GPSG in Practice / Part 1: the Sourcery Monorepo

How we've been adjusting the Google Python Style Guide for the Sourcery monorepo.


Oct 11, 2022

screenshot: GPSG in Sourcery

In this series, we're exploring how real-world projects use the Google Python Style Guide a.k.a GPSG. Let's start with the most obvious candidate: the Sourcery repository itself.

At Sourcery, we work with a monorepo that contains the vast majority of our code:

We've been using various code quality tools since the very beginning:

  • pylint
  • mypy
  • Sourcery core (obviously 😉)
  • several Sourcery custom rules

Applying the GPSG felt like a logical next step to make our codebase even more maintainable and more fun to work with.

Although it's a huge and versatile repo, our coding conventions are pretty much the same everywhere. If you also work with a monorepo, you might need more "local" rules for various parts of your codebase. For example, if different parts of your codebase use different frameworks. In that case, you can use the paths property of the rules to restrict their scope.

The First Review

A first review with the GPSG gave a great picture of the current status of our repo.

  1. We copied the complete rule set of the GPSG into the .sourcery.yaml file of our repo below our existing rules.

Tip: If your repo doesn't have a .sourcery.yaml file, generate it with sourcery init. This will add some sensible defaults, e.g. ignoring directories like .git and virtual environments.

  1. We ran a Sourcery review in the CLI:
sourcery review .

screenshot: the result of a review with GPSG

We found:

  • lots of missing docstrings
  • some hundred missing type annotations
  • ca. 70 variables with a single-character name (mainly in tests)
  • ca. 70 names with a suffix indicating the type
  • a small number of violations for several other rules

From this, we already learned several things:

  • In many topics, we agree with the GPSG and tend to write compliant code.
  • Despite of this agreement, we've introduced several violations over the years. In a huge codebase, even if you break the rules rarely, it means several dozen cases. Some of them are probably valid exceptions where it makes sense to override the rule; others are clearly technical debt.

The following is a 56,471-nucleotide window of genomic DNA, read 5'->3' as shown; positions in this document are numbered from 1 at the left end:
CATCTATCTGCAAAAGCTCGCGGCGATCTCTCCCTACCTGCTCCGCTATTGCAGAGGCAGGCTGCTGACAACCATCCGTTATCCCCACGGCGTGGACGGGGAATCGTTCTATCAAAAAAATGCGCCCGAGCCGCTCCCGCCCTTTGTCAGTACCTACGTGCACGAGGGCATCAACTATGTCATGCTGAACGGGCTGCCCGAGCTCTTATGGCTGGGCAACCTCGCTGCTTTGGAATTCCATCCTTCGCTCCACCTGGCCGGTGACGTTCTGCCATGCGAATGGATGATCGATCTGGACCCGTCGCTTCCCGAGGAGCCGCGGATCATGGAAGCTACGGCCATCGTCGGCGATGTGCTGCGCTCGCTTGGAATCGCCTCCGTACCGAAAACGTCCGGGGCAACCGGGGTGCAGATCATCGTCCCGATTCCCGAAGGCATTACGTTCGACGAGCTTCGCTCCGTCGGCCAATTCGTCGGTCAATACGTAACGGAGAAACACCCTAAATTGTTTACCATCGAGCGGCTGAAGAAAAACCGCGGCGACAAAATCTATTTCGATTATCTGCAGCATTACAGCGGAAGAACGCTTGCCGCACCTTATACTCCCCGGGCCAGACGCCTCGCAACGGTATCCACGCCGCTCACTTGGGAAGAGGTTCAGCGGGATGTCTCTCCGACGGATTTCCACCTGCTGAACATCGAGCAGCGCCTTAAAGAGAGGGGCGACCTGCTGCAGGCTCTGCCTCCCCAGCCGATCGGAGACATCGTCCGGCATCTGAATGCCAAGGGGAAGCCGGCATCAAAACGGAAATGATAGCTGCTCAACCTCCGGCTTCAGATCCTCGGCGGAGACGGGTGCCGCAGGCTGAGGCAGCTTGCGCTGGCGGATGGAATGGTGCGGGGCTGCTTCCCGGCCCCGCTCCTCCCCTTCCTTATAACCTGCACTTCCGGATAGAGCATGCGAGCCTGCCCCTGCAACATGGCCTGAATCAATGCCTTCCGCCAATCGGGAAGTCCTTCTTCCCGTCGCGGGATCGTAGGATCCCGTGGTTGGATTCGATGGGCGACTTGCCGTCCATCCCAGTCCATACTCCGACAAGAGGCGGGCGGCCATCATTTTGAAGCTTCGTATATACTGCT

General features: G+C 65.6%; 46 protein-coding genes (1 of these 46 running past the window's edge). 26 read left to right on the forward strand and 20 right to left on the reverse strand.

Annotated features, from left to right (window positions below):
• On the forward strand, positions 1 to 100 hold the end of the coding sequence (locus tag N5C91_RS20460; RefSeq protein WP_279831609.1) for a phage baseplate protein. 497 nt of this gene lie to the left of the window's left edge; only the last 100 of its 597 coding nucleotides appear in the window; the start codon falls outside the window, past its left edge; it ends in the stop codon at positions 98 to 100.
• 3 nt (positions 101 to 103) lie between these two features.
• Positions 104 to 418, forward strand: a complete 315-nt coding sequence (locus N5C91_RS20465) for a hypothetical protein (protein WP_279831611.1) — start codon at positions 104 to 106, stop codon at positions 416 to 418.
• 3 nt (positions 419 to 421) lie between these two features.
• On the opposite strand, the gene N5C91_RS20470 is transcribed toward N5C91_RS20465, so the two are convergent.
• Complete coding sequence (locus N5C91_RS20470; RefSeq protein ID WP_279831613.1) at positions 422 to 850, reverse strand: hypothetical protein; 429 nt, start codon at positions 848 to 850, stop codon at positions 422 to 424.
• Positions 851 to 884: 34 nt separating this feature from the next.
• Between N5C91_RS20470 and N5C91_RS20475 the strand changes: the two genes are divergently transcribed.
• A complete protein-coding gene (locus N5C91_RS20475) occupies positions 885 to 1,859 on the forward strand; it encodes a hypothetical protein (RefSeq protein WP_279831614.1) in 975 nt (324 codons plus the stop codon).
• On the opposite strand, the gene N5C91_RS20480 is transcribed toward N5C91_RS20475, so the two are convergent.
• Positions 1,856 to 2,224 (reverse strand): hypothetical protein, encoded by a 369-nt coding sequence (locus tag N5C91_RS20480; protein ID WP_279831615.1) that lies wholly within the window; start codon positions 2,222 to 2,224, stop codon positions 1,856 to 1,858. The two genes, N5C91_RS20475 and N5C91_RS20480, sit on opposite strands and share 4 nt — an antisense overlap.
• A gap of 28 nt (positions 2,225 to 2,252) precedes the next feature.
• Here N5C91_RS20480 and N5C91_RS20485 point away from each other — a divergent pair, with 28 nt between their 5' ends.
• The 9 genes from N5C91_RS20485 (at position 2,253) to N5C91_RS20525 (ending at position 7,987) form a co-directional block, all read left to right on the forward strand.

• The major topic where we didn't follow the GPSG is docstrings.


We quickly agreed on the following goals:

  • Set high standards for any new code added to the repo.
  • Focus on the areas that aren't covered by tools already in use.
  • Do not require fixing legacy issues.

We generally recommend taking an incremental approach regarding legacy issues. It's essential to be aware of them, but trying to clean them up at once isn't a good idea.

A tempting but dangerous approach is to include such fixes in a random PR that was supposed to add a new feature or fix a bug. Those "quick adjustments" can easily distract both the developers and the reviewers from the actual scope of the PR. Of course, if you detect some issues that are very important or straightforward to fix, you're encouraged to fix them. But do it in a separate PR that is dedicated to cleaning up this tech debt instead of mixing it with other work.


Based on these goals, we chose a fairly common implementation approach:

  • Add the majority of the GPSG rules to our rule set.
  • Enforce the rules only on newly added and changed code.
  • Fix some legacy issues in occasional cleanup PRs.

To achieve this, we have the following setup:

Both use the --diff option of the Sourcery CLI to check only the currently changed code.

Additionally, every team member has the Sourcery extension installed in their IDE (VSCode, PyCharm, Vim). This isn't strictly necessary, but very useful for detecting possible violations early.

Discussing Our Code Conventions

We set up a team meeting to discuss which GPSG rules we wanted to follow in our repo. We scheduled it for 1 hour, but it turned out to be quicker.

Again, we copied the whole GPSG rule set into our .sourcery.yaml file below our existing custom rules. Then we went through them group by group or, in some cases, rule by rule.

Import Rules

This was an easy one. The Import Guidelines section of the GPSG contains widely accepted best practices, and we are happy to follow them. Avoiding wildcard and relative imports makes the code easier to grasp both for humans and static analysis tools. Obviously, we care about both here. ;-)

Naming Conventions

Establishing our naming conventions was less straightforward. The 3.16 Naming Rules section of the GPSG is quite versatile. You'll probably decide rule by rule whether to follow it.

We quickly agreed that we didn't want single-character names, so we kept those 2 rules: one for variable names, one for function names. We also added all the rules that enforce the PEP8 naming conventions: